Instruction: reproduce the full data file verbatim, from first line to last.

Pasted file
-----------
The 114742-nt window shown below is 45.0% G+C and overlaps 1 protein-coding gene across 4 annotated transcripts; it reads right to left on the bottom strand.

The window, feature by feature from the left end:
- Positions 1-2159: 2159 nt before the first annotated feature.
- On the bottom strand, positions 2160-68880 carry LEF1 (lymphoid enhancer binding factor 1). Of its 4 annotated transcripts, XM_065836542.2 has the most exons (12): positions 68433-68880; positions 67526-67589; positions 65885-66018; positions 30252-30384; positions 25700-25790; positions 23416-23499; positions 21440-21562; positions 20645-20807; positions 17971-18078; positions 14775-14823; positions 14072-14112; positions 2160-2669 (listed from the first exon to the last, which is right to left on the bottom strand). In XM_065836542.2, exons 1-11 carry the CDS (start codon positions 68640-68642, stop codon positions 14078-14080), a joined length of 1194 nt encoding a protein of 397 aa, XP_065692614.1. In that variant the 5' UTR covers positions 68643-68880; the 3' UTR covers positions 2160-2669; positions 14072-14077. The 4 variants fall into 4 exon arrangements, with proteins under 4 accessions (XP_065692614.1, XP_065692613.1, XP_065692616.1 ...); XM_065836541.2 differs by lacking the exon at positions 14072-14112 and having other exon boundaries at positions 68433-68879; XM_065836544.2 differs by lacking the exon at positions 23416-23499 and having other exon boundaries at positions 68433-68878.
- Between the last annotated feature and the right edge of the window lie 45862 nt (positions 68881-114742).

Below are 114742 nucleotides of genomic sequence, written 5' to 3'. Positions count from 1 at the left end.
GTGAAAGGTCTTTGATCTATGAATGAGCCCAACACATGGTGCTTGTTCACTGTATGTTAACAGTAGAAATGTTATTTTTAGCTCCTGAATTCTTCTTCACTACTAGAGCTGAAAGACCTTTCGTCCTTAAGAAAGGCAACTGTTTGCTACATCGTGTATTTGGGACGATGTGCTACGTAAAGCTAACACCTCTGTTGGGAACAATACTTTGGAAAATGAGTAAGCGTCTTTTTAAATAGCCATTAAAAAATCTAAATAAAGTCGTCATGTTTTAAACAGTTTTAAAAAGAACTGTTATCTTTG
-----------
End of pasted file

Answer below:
The 114742-nt window shown below is 45.0% G+C and overlaps 1 protein-coding gene across 4 annotated transcripts; it reads right to left on the bottom strand.

The window, feature by feature from the left end:
- Positions 1-2159: 2159 nt before the first annotated feature.
- On the bottom strand, positions 2160-68880 carry LEF1 (lymphoid enhancer binding factor 1). Of its 4 annotated transcripts, XM_065836542.2 has the most exons (12): positions 68433-68880; positions 67526-67589; positions 65885-66018; positions 30252-30384; positions 25700-25790; positions 23416-23499; positions 21440-21562; positions 20645-20807; positions 17971-18078; positions 14775-14823; positions 14072-14112; positions 2160-2669 (listed from the first exon to the last, which is right to left on the bottom strand). In XM_065836542.2, exons 1-11 carry the CDS (start codon positions 68640-68642, stop codon positions 14078-14080), a joined length of 1194 nt encoding a protein of 397 aa, XP_065692614.1. In that variant the 5' UTR covers positions 68643-68880; the 3' UTR covers positions 2160-2669; positions 14072-14077. The 4 variants fall into 4 exon arrangements, with proteins under 4 accessions (XP_065692614.1, XP_065692613.1, XP_065692616.1 ...); XM_065836541.2 differs by lacking the exon at positions 14072-14112 and having other exon boundaries at positions 68433-68879; XM_065836544.2 differs by lacking the exon at positions 23416-23499 and having other exon boundaries at positions 68433-68878.
- Between the last annotated feature and the right edge of the window lie 45862 nt (positions 68881-114742).

Below are 114742 nucleotides of genomic sequence, written 5' to 3'. Positions count from 1 at the left end.
GTGAAAGGTCTTTGATCTATGAATGAGCCCAACACATGGTGCTTGTTCACTGTATGTTAACAGTAGAAATGTTATTTTTAGCTCCTGAATTCTTCTTCACTACTAGAGCTGAAAGACCTTTCGTCCTTAAGAAAGGCAACTGTTTGCTACATCGTGTATTTGGGACGATGTGCTACGTAAAGCTAACACCTCTGTTGGGAACAATACTTTGGAAAATGAGTAAGCGTCTTTTTAAATAGCCATTAAAAAATCTAAATAAAGTCGTCATGTTTTAAACAGTTTTAAAAAGAACTGTTATCTTTG